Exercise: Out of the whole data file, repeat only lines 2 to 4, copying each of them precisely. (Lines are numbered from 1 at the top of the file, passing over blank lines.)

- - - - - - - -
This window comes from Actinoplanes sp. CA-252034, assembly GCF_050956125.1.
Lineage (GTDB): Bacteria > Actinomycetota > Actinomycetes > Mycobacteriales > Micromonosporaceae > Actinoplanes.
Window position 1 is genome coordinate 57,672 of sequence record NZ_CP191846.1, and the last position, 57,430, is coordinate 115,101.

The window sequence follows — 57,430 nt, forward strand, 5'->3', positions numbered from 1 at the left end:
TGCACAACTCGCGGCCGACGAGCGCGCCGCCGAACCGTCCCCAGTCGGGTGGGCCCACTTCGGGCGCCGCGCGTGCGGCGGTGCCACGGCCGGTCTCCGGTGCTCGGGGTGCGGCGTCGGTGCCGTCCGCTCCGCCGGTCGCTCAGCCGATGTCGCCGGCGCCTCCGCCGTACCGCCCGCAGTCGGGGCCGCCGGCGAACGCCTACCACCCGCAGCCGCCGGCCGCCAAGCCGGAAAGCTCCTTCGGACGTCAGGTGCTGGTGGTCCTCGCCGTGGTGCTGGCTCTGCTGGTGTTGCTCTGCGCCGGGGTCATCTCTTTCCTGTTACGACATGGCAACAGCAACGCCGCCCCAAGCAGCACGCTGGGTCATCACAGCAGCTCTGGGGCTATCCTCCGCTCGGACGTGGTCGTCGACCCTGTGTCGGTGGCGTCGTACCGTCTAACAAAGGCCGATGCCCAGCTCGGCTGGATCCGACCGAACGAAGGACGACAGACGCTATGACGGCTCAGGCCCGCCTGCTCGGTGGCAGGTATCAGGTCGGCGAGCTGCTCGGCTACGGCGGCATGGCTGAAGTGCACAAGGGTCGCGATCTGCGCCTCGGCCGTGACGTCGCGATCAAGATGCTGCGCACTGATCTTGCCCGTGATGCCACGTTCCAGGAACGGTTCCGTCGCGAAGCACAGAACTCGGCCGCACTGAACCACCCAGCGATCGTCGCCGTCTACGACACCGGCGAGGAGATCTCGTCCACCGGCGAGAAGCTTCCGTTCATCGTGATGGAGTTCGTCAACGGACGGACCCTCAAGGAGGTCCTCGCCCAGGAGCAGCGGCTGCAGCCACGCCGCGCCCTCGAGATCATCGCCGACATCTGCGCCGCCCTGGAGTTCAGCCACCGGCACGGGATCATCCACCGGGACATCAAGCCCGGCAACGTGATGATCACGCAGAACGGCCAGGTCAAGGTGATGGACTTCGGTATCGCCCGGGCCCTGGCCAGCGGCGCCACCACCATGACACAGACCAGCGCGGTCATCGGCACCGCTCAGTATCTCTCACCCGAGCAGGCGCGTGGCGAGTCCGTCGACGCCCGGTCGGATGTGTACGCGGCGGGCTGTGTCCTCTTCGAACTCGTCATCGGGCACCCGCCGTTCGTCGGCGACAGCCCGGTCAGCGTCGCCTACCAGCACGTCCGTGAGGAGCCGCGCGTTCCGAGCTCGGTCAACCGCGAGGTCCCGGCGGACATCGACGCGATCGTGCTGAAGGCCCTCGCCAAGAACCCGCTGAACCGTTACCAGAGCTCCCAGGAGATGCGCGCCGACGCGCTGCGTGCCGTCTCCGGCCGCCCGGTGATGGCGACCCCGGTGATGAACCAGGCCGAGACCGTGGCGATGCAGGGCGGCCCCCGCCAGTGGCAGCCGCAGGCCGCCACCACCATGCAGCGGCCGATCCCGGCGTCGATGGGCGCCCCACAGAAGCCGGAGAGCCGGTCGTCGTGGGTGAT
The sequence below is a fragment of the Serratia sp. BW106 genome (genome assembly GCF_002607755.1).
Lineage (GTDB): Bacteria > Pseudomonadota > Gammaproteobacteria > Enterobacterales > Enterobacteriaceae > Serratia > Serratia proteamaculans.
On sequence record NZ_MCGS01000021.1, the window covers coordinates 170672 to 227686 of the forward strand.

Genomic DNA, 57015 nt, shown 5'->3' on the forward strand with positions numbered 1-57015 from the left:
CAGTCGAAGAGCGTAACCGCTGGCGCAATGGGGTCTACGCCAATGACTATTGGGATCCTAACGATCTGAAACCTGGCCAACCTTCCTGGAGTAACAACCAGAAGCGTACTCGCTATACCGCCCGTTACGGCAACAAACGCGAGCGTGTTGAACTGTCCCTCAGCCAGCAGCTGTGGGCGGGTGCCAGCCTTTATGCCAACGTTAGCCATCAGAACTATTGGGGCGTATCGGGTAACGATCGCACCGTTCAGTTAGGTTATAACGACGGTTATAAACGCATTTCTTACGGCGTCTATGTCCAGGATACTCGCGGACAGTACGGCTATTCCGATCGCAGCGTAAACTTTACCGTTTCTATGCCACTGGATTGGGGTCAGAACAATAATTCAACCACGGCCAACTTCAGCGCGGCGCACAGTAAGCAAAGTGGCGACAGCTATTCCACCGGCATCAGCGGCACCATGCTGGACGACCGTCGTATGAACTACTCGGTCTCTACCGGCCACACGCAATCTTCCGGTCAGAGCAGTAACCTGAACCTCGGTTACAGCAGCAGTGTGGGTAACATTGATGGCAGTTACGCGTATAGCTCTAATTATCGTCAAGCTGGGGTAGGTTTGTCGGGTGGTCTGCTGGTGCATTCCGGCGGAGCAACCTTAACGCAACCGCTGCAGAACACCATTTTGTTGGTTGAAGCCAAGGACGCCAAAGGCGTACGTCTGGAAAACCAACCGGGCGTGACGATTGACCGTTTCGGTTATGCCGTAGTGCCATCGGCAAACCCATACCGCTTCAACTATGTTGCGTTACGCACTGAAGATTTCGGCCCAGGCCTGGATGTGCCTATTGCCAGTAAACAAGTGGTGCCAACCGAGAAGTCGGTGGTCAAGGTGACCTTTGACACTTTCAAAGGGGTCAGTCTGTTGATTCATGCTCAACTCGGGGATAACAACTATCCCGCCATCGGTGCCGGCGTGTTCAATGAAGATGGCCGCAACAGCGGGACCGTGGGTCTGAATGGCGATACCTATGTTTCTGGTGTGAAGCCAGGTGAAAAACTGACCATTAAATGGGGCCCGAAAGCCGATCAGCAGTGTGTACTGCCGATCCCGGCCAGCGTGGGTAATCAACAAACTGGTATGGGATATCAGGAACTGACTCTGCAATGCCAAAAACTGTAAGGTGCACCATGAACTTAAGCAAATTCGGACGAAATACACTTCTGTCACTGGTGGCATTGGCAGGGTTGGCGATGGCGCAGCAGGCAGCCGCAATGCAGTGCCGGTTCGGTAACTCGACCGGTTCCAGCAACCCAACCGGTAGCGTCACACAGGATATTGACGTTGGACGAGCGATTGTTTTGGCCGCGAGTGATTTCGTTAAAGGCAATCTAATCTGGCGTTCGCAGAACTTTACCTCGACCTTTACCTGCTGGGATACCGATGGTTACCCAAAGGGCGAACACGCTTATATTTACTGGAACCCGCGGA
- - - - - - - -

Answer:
Lineage (GTDB): Bacteria > Actinomycetota > Actinomycetes > Mycobacteriales > Micromonosporaceae > Actinoplanes.
Window position 1 is genome coordinate 57,672 of sequence record NZ_CP191846.1, and the last position, 57,430, is coordinate 115,101.

The window sequence follows — 57,430 nt, forward strand, 5'->3', positions numbered from 1 at the left end: